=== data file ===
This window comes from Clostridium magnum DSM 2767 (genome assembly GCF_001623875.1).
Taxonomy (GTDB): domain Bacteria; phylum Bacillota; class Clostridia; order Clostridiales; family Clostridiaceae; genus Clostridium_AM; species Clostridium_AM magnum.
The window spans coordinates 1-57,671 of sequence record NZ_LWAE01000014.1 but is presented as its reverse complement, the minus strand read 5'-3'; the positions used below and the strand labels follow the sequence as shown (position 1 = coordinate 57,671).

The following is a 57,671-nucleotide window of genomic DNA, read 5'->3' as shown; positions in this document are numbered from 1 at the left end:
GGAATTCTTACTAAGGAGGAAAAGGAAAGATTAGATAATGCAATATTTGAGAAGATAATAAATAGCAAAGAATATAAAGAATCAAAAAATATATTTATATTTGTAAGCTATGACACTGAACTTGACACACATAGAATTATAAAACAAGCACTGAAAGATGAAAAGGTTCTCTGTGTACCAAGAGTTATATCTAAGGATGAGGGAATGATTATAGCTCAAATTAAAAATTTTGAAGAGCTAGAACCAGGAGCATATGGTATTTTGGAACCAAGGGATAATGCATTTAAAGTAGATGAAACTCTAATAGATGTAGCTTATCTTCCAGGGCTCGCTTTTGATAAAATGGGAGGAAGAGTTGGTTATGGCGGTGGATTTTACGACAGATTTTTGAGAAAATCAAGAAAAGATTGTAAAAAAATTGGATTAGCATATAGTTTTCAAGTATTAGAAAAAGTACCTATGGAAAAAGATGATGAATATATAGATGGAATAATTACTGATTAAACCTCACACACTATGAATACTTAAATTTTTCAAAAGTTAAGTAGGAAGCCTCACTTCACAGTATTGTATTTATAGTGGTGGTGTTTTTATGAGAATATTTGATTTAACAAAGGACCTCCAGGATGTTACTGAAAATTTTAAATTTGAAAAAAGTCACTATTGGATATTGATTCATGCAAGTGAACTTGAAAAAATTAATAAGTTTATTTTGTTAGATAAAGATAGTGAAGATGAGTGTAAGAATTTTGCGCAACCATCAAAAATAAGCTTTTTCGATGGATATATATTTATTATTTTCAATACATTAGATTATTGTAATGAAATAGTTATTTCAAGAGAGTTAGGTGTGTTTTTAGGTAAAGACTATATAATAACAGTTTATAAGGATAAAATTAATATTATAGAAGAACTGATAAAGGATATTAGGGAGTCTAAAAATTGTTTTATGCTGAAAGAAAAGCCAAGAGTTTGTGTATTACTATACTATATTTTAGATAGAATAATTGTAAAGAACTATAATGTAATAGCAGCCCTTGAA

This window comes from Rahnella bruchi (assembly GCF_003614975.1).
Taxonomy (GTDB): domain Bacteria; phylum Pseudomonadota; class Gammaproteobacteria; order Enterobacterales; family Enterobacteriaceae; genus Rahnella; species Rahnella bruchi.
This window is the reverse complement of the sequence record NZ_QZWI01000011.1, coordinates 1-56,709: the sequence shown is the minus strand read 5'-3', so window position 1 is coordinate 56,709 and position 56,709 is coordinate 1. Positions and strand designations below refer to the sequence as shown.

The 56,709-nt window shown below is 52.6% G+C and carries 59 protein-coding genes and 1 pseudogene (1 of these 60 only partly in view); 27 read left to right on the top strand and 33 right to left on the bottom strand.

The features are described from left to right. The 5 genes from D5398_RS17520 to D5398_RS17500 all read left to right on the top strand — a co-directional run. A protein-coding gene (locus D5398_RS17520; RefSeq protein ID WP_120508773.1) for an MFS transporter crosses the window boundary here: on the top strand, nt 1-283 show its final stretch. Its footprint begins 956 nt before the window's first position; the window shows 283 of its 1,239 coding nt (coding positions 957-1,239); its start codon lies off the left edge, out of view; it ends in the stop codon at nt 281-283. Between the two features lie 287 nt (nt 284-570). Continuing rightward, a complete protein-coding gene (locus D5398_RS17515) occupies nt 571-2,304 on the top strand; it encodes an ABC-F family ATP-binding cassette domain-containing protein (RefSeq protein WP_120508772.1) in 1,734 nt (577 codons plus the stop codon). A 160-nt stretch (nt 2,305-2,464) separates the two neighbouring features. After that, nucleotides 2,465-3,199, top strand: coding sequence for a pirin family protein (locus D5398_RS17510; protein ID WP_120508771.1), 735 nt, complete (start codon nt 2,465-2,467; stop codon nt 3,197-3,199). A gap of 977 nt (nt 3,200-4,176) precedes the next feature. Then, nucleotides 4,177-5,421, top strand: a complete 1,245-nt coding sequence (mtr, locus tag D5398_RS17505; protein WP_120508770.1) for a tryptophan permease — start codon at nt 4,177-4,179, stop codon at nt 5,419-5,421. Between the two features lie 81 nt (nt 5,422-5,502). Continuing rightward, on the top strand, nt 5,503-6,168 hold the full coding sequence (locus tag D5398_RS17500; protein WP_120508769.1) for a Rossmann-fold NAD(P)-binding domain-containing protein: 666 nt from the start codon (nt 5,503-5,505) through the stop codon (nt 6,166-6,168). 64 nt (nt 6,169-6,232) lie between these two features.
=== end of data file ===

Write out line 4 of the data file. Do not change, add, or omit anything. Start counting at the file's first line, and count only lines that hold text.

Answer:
The following is a 57,671-nucleotide window of genomic DNA, read 5'->3' as shown; positions in this document are numbered from 1 at the left end: